View Full Version : A beautiful instrument in Halmstad, Sweden...

Dec-09-2005, 03:13
There is a gorgeous instrument in St. Nikolai Church in Halmstad, Sweden built by Pels & van Leeuwen. It is of 3-manuals/Pedal and 54 stops - no borrowed or duplexed stops anywhere. Sir Christopher Herrick recorded a CD on it recently and it has been rumored to be his favorite instrument of all that he has played on. The CD does not do justice to the beauty of the instrument, although the repertoire is excellently chosen and musically well performed as always by Maestro Herrick.

Here's the stoplist - just scroll down to it:http://www.nikolai.halmstad.net/orgel.htm


Giovanni https://www.magle.dk/ubbthreads/images/graemlins/smile.gif

Thomas Dressler
Dec-09-2005, 07:42
That is a very interesting looking organ! It has a German-Baroque-looking case, but a French-Romantic-looking stoplist. From the picture, it also looks like a nice room. Have you seen it in person or played on it?

Dec-09-2005, 09:42
I played a short program on it last year - Tournemire and Bach - I can freely say it's about as close to a Cavaille-Coll sound as one can get. One of the earliest voicers at the firm had been a close disciple of Grand Maitre Aristide C-C. Rumor has it that he had some copies of scaling lists, pipe construction diagrams and many other goodies at his disposal. It is a real gem of such a rare quality and seriousness of purpose - It does Bach as well as it does Tournemire or Vierne or Dupre or Messiaen or Buxtehude or whomever's music you wish to play.



Thomas Dressler
Dec-14-2005, 07:46
I've been one to say on occasion that a well designed instrument with a lot of integrity in its style will play other music nicely, if not with the sounds the composer had in his ear. I have some old records of Marcel Dupre playing Bach at St. Sulpice, and I enjoy those recordings very much. This sounds like a wonderful instrument based on your enthusiasm! Lucky you to have the chance to play it!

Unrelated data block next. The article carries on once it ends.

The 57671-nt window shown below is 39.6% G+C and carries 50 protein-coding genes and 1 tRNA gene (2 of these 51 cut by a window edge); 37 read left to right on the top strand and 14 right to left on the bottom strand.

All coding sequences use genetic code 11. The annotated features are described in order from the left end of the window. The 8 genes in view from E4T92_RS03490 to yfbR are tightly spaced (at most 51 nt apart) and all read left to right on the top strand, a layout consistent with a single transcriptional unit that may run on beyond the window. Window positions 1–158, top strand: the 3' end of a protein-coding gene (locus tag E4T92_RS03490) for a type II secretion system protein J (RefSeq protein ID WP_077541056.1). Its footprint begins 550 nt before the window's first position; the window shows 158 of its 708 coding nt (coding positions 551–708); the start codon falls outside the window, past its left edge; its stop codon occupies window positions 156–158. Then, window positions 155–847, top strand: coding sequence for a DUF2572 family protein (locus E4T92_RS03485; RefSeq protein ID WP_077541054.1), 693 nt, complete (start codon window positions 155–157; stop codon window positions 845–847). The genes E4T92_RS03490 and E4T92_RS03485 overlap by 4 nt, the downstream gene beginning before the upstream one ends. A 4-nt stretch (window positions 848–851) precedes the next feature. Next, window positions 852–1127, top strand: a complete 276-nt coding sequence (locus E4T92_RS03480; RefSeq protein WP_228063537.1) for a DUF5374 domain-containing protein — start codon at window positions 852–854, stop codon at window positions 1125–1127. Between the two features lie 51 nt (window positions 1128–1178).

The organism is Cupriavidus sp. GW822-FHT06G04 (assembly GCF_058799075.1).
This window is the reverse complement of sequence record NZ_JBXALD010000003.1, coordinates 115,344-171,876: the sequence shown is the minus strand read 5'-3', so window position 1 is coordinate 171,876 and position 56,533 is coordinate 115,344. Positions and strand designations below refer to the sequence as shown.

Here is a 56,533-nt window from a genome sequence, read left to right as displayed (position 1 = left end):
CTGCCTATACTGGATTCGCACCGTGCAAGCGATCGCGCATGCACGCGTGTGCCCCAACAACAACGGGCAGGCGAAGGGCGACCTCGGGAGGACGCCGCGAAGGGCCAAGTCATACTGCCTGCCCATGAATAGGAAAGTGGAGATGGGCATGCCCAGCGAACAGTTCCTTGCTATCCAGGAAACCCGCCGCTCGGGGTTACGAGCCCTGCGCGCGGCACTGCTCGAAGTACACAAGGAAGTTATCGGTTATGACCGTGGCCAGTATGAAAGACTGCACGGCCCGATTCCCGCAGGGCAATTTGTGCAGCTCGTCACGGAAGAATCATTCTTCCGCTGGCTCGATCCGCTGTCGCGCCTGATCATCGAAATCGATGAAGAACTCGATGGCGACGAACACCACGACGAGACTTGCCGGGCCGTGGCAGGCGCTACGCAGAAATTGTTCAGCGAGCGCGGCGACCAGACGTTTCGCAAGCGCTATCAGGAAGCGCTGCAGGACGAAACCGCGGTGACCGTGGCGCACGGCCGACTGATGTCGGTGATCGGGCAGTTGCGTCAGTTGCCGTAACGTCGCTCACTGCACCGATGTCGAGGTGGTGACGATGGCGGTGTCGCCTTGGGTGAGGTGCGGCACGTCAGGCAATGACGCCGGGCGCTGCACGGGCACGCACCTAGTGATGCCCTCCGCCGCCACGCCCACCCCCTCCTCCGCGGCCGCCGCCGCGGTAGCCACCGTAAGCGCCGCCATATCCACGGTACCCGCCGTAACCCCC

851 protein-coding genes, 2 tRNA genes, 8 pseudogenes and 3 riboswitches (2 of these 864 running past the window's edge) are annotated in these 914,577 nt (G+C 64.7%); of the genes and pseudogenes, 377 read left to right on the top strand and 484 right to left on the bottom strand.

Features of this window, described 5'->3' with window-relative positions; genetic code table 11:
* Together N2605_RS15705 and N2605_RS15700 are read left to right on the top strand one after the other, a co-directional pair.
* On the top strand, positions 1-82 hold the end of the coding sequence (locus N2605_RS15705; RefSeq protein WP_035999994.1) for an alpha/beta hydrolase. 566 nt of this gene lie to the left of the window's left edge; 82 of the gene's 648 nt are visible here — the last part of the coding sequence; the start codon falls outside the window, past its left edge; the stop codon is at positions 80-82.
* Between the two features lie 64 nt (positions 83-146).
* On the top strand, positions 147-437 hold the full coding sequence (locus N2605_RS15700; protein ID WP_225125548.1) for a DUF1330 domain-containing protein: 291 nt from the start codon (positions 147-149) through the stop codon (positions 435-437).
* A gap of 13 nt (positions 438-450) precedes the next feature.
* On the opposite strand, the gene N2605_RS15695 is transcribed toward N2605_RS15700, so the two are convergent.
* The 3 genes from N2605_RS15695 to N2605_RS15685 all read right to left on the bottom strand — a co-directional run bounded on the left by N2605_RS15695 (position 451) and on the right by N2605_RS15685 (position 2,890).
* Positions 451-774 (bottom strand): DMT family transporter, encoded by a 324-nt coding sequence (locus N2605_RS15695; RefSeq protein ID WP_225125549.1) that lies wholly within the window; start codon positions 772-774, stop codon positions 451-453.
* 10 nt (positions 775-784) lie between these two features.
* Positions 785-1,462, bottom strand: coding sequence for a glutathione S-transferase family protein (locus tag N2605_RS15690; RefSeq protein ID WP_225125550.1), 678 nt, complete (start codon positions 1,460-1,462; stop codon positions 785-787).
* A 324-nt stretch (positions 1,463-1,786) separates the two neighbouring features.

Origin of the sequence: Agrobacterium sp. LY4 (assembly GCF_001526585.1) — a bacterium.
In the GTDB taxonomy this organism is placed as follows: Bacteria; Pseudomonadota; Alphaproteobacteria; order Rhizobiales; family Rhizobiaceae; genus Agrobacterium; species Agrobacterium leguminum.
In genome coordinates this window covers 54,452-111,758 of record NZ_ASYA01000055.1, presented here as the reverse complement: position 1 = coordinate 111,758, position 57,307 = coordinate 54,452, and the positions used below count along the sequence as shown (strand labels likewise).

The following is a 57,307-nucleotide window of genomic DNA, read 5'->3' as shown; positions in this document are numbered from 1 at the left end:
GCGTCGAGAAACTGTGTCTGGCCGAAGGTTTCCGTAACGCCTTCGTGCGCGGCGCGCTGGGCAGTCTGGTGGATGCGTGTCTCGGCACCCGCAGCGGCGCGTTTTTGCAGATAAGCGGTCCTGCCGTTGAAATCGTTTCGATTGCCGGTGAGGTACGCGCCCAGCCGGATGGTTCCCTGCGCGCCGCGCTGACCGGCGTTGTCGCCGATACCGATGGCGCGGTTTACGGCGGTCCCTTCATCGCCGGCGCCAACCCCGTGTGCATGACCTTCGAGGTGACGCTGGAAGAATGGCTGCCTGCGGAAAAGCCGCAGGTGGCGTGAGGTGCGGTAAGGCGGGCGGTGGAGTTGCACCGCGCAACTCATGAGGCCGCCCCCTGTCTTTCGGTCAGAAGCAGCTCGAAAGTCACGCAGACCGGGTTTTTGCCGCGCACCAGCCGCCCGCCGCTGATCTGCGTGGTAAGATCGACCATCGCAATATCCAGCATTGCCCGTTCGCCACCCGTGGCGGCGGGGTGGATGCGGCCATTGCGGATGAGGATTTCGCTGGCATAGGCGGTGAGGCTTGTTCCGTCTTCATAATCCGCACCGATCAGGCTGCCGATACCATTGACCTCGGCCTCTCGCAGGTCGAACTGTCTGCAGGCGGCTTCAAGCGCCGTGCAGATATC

Dec-17-2005, 08:32
Dear Mr. Dressler,

I understand that you are an organ scholar who appreciates quality. You speak of Dupre's Bach recordings at St. Sulpice - I wish I had them. St. Sulpice is my favorite instrument above all others. Yes, I like the Wanamaker, The Woolsey Hall organ and a few others but the unforced yet pervading sound of C-C at St. Sulpice just sends me https://www.magle.dk/ubbthreads/images/graemlins/grin.gif I recently acquired Daniel Roth's recording of "Ad Nos" at St. Sulpice - Ahhh - Splendiferous! A question for you, sir: Where did David Tannenberg get his skill in organbuilding? Also, did he not build a sizeable instrument for a Lutheran church in Pennsylvania?

Respectfully Yours,


Thomas Dressler
Dec-18-2005, 07:41
Dear Giovanni,

I love the recordings I have of the St. Sulpice organ, and I hope to get to hear it in person someday! What a lucky person Daniel Roth is! Years ago I spent a few hours with him in a car, driving him to the airport in New York. He was very nice and very interesting to talk to.

In my mind, St. Sulpice and the Cavaille-Coll organs are a different kind of instrument than the American Orchestral organs like Woolsey Hall and Wanamaker. I like all three instruments, but they play different music in very different ways. I, myself, tend to prefer Romantic instruments like St. Sulpice because I like the basis on a classical chorus. However, I find the Woolsey Hall organ to be a spectacular example of an orchestral organ.

You asked some questions near and dear to my heart when you brought up David Tannenberg!! Did you already know of my appreciation of his instruments? I'll start a new thread to answer your questions.


Thomas Dressler

Dec-18-2005, 19:01
Mr. Dressler,

I knew not of your expertise in Tannenberg's instruments. Yes, Daniel Roth is probably the luckiest man alive, having such a glorious instrument at his disposal, at St. Sulpice. He probably works his tush off with all the responsibility he has.